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The great struggle begun by the Cossacks, and, after the victory at Korsun, continued by them and the Russian population of the Commonwealth, is described in "With Fire and Sword," from the ambush on the Omelnik to the battle of Berestechko. In "The Deluge" the Swedish invasion is the argument, and a mere reference is made to the war in which Moscow and the Ukraine are on one side and the Commonwealth on the other. In "Pan Michael," the present volume and closing work of the trilogy, the invader is the Turk, whose forces, though victorious at Kamenyets, are defeated at Hotin.
"With Fire and Sword" covers the war of 1648-49, which was ended at Zborovo, where a treaty most hateful to the Poles was concluded between the Cossacks and the Commonwealth. In the second war there was only one great action, that of Berestechko (1651), an action followed by the treaty of Belaya Tserkoff, oppressive to the Cossacks and impossible of execution.
The main event in the interval between Berestechko and the war with Moscow was the siege and peace of Jvanyets, of which mention is made in the introduction to "With Fire and Sword."
After Jvanyets the Cossacks turned to Moscow and swore allegiance to the Tsar in 1654; in that year the war was begun to which reference is made in "The Deluge." In addition to the Cossack cause Moscow had questions of her own, and invaded the Commonwealth with two separate armies; of these one moved on White Russia and Lithuania, the other joined the forces of Hmelnitski.
Moscow had rapid and brilliant success in the north. Smolensk, Orsha, and Vityebsk were taken in the opening campaign, as were Vilno, Kovno, and Grodno in the following summer. In 1655 White Russia and nearly all Lithuania came under the hand of the Tsar.
In view of Moscow's great victories, Karl Gustav made a sudden descent on the Commonwealth. The Swedish monarch became master of Great and Little Poland almost without a blow. Yan Kazimir fled to Silesia, and a majority of the nobles took the oath to Karl Gustav.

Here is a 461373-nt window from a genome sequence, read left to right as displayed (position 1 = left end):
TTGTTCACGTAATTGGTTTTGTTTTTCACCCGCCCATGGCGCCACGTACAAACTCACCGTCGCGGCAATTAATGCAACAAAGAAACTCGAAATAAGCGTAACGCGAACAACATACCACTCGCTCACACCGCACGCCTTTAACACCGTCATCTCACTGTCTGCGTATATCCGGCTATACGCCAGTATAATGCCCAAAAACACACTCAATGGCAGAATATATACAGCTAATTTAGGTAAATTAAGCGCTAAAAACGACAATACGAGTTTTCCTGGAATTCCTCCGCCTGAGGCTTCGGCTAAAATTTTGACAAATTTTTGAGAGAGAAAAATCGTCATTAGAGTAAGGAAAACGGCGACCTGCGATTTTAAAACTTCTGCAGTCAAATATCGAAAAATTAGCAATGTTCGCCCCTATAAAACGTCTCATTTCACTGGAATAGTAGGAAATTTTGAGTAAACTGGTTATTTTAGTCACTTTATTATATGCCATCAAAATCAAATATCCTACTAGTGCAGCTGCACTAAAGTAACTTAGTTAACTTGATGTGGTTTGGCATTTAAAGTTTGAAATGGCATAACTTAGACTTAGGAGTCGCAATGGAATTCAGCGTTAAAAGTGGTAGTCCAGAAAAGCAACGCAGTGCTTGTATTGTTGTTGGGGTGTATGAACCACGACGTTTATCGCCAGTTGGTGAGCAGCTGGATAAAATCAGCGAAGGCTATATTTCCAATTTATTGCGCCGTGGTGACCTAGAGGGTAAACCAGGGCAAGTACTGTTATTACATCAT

Moving from the Ukraine, Hmelnitski and Buturlin, the Tsar's voevoda, carried all before them till they encamped outside Lvoff; there the Cossack hetman gave audience to an envoy from Yan Kazimir, and was persuaded to withdraw with his army, thus leaving the king one city in the Commonwealth, a great boon, as was evident soon after.
When Swedish success was almost perfect, and the Commonwealth seemed lost, the Swedes laid siege to Chenstohova. The amazing defence of that sanctuary roused religious spirit in the Poles, who had tired of Swedish rigor; they resumed allegiance to Yan Kazimir, who returned and rallied his adherents at Lvoff, the city spared by Hmelnitski. In the attempt to strike his rival in that capital of Red Russia, Karl Gustav made the swift though calamitous march across Poland which Sienkiewicz has described in "The Deluge" so vividly.
Soon after his return from Silesia, the Polish king sent an embassy to the Tsar. Austria sent another to strengthen it and arrange a treaty or a truce on some basis.
Yan Kazimir was eager for peace with Moscow at any price, especially a price paid in promises. The Tsar desired peace on terms that would give the Russian part of the Commonwealth to Moscow, Poland proper to become a hereditary kingdom in which the Tsar himself or his heir would succeed Yan Kazimir, and thus give to both States the same sovereign, though different administrations.
An agreement was effected: the sovereign or heir of Moscow was to succeed Yan Kazimir, details of boundaries and succession to be settled by the Diet, both sides to refrain from hostilities till the Swedes were expelled, and neither to make peace with Sweden separately.
Austria forced the Swedish garrison out of Cracow, and then induced the Elector of Brandenburg to desert Sweden. She did this by bringing Poland to grant independence to Princely, that is,